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Miscellaneous Musings:

I had a few stray minutes here and there throughout the day to compile some tidbits so here goes...

The first bit to cover is from the war on terror front:

--Two Bombs Were Set To Blow In London (Sky News Courtesy of Drudge)

Here are a few bits from the article:

Police have confirmed that not one, but two massive car bombs were set to explode in the heart of London's West End.

The first, in Haymarket, was defused after police were alerted by an ambulance crew called to an incident at a nearby nightclub.

The second was in a car that was illegally parked nearby and towed to the Park Lane car pound...

The device, which contained 60 litres of petrol, a large amount of nails and several gas canisters, was found in the Mercedes early this morning.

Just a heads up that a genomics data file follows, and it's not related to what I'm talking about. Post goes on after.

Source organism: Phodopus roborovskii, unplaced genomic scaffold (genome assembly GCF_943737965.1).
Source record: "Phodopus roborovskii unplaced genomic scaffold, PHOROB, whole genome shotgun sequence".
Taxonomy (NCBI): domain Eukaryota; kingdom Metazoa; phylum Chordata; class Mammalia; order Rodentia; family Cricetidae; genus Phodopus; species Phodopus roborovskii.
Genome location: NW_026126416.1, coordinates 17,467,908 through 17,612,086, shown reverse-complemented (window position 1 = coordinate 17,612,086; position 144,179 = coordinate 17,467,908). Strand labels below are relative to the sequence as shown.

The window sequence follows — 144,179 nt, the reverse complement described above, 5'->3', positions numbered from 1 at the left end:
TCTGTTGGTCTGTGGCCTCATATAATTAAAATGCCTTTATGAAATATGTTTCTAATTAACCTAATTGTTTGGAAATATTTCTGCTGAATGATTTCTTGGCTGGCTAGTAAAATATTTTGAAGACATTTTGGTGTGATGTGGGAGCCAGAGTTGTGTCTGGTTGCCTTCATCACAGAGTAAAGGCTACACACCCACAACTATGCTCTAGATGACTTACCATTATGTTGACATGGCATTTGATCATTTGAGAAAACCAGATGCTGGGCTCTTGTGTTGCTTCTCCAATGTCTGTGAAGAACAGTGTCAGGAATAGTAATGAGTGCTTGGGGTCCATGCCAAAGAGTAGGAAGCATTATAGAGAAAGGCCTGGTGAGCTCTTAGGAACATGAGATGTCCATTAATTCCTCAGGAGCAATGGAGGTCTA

Police had received reports of a suspicious vehicle close to the Tiger Tiger nightclub in Piccadilly shortly before 2am.

An ambulance crew, who treated a person in the club in an unrelated incident, reported that there was smoke inside the car.

The second device is believed to have been found by police in a blue hybrid Mercedes that was illegally parked in the West End and was towed away to the Park Lane car pound in the early hours of the morning.

I hope the British take these matters seriously and do not act like many of the useful idiot sorts for Al Queda. The latter tend towards hyping abstract idealist notions of fighting a casualty-less war where the enemies who want to either convert us to their twisted notion of what "God" is or kill us will somehow magically (without coercion) tell us everything we need to find out about how to stop their plans for our destruction.